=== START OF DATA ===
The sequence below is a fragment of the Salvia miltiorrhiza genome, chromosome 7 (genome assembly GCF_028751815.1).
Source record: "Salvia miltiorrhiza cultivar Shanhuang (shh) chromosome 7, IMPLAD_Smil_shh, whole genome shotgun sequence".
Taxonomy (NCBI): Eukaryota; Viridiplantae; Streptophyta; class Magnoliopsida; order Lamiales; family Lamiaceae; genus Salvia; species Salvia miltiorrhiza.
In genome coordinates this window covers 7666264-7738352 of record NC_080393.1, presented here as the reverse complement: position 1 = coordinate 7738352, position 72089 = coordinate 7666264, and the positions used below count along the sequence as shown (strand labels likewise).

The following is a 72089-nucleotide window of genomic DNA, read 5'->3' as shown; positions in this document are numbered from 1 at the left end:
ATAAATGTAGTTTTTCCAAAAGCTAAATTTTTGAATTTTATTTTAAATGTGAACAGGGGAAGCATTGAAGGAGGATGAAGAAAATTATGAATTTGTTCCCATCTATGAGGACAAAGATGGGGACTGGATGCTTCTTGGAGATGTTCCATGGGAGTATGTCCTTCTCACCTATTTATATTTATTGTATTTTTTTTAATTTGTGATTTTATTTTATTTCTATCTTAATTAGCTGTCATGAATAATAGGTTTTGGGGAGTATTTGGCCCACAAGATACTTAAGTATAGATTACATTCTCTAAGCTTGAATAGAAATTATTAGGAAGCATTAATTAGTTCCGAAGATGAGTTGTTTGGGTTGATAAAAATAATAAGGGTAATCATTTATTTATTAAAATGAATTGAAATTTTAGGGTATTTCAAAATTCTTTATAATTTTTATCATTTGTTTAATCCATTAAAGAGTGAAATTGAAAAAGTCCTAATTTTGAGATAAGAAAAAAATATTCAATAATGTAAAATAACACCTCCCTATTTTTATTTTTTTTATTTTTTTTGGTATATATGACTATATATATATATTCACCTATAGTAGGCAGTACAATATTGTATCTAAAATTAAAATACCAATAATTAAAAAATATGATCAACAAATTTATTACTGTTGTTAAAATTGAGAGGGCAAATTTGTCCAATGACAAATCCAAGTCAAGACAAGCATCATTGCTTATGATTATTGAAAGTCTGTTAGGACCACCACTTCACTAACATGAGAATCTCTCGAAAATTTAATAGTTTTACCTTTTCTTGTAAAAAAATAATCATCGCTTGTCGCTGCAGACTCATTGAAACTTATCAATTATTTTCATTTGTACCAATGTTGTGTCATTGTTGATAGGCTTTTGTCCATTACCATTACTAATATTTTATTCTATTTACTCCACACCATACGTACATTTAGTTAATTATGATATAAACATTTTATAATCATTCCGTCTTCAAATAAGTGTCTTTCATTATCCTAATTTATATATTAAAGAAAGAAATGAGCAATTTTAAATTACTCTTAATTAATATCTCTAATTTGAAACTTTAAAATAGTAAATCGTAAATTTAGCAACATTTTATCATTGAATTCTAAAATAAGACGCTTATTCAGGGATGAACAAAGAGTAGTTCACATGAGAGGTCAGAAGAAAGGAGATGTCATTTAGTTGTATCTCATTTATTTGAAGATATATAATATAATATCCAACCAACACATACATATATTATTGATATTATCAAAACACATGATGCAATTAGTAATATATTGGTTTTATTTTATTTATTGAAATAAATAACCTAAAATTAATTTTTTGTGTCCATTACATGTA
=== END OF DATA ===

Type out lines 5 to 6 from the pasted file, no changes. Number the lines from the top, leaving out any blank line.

The following is a 72089-nucleotide window of genomic DNA, read 5'->3' as shown; positions in this document are numbered from 1 at the left end:
ATAAATGTAGTTTTTCCAAAAGCTAAATTTTTGAATTTTATTTTAAATGTGAACAGGGGAAGCATTGAAGGAGGATGAAGAAAATTATGAATTTGTTCCCATCTATGAGGACAAAGATGGGGACTGGATGCTTCTTGGAGATGTTCCATGGGAGTATGTCCTTCTCACCTATTTATATTTATTGTATTTTTTTTAATTTGTGATTTTATTTTATTTCTATCTTAATTAGCTGTCATGAATAATAGGTTTTGGGGAGTATTTGGCCCACAAGATACTTAAGTATAGATTACATTCTCTAAGCTTGAATAGAAATTATTAGGAAGCATTAATTAGTTCCGAAGATGAGTTGTTTGGGTTGATAAAAATAATAAGGGTAATCATTTATTTATTAAAATGAATTGAAATTTTAGGGTATTTCAAAATTCTTTATAATTTTTATCATTTGTTTAATCCATTAAAGAGTGAAATTGAAAAAGTCCTAATTTTGAGATAAGAAAAAAATATTCAATAATGTAAAATAACACCTCCCTATTTTTATTTTTTTTATTTTTTTTGGTATATATGACTATATATATATATTCACCTATAGTAGGCAGTACAATATTGTATCTAAAATTAAAATACCAATAATTAAAAAATATGATCAACAAATTTATTACTGTTGTTAAAATTGAGAGGGCAAATTTGTCCAATGACAAATCCAAGTCAAGACAAGCATCATTGCTTATGATTATTGAAAGTCTGTTAGGACCACCACTTCACTAACATGAGAATCTCTCGAAAATTTAATAGTTTTACCTTTTCTTGTAAAAAAATAATCATCGCTTGTCGCTGCAGACTCATTGAAACTTATCAATTATTTTCATTTGTACCAATGTTGTGTCATTGTTGATAGGCTTTTGTCCATTACCATTACTAATATTTTATTCTATTTACTCCACACCATACGTACATTTAGTTAATTATGATATAAACATTTTATAATCATTCCGTCTTCAAATAAGTGTCTTTCATTATCCTAATTTATATATTAAAGAAAGAAATGAGCAATTTTAAATTACTCTTAATTAATATCTCTAATTTGAAACTTTAAAATAGTAAATCGTAAATTTAGCAACATTTTATCATTGAATTCTAAAATAAGACGCTTATTCAGGGATGAACAAAGAGTAGTTCACATGAGAGGTCAGAAGAAAGGAGATGTCATTTAGTTGTATCTCATTTATTTGAAGATATATAATATAATATCCAACCAACACATACATATATTATTGATATTATCAAAACACATGATGCAATTAGTAATATATTGGTTTTATTTTATTTATTGAAATAAATAACCTAAAATTAATTTTTTGTGTCCATTACATGTA